“Microwave backhaul” courtesy of Flickr user @jbtaylor
You know what I love about wireless standards? They are so vague and undefined. If you’ve ever shopped for a wireless router and gotten confused over 802.11g vs 802.11n then you know what I’m talking about.
The same confusion and arguments are around for wireless phone speeds as well. Today Sprint announced that Washington, DC among 68 other markets will now have 4G enabled networks for those snazzy Sprint 4G phones out on the market.
Without going too much into the technology, a 4G network means faster data speeds compared to 3G. More Gs, more speed, more fun. That means web browsing, video streaming, all that stuff you do on your phone besides making calls should go faster.
Sounds like great news but of course the other cell phone providers aren’t too far behind with their own “4G technology,” or stuff that isn’t really 4G but they’ll say it is. Verizon hopes to get their 4G in DC come December and AT&T hopes to join the party in 2011.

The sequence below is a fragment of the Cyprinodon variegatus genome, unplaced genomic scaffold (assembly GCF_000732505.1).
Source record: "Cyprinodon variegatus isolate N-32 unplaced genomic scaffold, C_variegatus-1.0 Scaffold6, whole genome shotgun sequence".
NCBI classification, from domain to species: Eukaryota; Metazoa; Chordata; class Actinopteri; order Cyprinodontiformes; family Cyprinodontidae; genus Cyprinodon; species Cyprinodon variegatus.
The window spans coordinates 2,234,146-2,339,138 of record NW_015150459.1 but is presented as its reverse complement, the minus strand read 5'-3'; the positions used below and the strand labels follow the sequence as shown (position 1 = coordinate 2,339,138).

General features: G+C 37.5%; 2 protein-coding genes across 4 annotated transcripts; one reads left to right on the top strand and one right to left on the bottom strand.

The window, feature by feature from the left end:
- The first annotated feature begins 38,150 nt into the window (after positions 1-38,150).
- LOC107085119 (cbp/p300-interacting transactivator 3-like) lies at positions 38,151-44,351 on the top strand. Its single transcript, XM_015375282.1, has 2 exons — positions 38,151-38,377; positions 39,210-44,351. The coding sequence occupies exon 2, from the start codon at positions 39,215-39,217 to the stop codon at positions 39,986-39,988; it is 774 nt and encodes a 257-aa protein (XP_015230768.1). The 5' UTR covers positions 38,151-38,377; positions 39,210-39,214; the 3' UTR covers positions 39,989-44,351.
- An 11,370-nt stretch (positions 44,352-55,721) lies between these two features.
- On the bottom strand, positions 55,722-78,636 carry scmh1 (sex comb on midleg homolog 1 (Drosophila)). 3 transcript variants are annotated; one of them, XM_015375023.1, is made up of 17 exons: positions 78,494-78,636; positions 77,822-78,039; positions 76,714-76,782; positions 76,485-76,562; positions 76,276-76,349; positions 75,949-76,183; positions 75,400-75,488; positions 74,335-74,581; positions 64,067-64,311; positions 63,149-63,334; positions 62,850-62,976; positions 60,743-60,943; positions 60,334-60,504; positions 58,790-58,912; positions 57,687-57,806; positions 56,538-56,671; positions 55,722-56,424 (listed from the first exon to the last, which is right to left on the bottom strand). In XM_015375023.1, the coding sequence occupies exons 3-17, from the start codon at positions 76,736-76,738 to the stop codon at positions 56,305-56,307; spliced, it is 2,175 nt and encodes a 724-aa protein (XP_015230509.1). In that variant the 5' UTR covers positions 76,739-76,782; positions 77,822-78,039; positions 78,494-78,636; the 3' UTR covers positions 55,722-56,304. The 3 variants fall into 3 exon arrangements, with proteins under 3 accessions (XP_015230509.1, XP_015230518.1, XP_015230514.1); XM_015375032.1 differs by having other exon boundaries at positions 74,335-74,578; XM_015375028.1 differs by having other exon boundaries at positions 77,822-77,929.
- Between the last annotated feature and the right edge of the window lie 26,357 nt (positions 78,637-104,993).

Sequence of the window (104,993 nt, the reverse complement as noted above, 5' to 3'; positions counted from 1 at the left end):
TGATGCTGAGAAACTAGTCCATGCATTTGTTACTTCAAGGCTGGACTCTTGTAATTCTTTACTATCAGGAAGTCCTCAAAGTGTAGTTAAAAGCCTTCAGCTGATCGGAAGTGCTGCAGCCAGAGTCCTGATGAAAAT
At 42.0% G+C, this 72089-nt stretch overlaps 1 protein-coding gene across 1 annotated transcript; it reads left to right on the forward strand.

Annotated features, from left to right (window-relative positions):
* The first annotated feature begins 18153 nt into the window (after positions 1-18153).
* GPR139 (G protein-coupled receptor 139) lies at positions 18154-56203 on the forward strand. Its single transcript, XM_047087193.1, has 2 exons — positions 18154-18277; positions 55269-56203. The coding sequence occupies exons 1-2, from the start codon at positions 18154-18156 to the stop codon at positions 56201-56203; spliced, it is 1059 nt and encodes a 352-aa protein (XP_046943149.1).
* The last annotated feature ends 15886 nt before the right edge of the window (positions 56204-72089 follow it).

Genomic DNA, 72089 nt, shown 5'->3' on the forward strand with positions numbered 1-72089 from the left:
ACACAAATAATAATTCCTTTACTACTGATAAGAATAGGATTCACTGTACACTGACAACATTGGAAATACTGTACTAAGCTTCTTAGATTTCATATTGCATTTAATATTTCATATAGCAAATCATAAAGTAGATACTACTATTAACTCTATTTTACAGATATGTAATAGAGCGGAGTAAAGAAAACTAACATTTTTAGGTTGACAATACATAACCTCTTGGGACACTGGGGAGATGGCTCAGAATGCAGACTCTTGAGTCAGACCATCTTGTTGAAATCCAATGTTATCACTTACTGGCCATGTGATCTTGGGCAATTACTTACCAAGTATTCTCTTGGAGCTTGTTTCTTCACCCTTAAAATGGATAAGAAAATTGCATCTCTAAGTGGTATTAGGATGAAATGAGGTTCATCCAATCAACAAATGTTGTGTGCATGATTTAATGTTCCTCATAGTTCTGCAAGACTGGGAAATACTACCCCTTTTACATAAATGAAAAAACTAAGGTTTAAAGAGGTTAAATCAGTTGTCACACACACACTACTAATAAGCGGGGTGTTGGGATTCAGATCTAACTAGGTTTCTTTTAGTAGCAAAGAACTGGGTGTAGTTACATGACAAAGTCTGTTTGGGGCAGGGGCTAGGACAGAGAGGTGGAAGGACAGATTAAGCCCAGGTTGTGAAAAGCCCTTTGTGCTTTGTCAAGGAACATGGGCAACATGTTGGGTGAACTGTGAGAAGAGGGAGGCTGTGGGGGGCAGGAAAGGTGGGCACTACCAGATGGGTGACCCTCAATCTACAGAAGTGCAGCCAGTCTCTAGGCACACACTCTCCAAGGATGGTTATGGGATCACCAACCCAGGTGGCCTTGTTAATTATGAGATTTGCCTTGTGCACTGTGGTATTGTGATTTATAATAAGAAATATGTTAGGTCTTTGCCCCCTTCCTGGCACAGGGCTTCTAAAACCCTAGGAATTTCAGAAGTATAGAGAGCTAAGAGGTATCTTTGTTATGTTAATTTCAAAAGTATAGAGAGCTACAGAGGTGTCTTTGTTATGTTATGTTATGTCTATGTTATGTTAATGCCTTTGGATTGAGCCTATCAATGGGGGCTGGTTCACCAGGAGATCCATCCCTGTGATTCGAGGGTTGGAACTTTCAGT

And what a party it will be, we are already seeing 4G ads out and of course each phone carrier are saying their 4G network is the best.
So remember what I said about wireless standards being vague and undefined? It’s not that there’s not a clear standard, it’s that these companies are taking liberties in what they consider the standard. According to cnet, neither Sprint, Verizon, or T-Mobile will have 4G networks that actually meets the definition of 4G.
What they will have are faster networks, which in the end is still a plus for us.
So Sprint users, let us know if you are downloading your YouTube videos faster this week. Also of note: the 4G network is currently not supported within the Metro system- you will all have to settle for 3G speeds if you get any signal at all.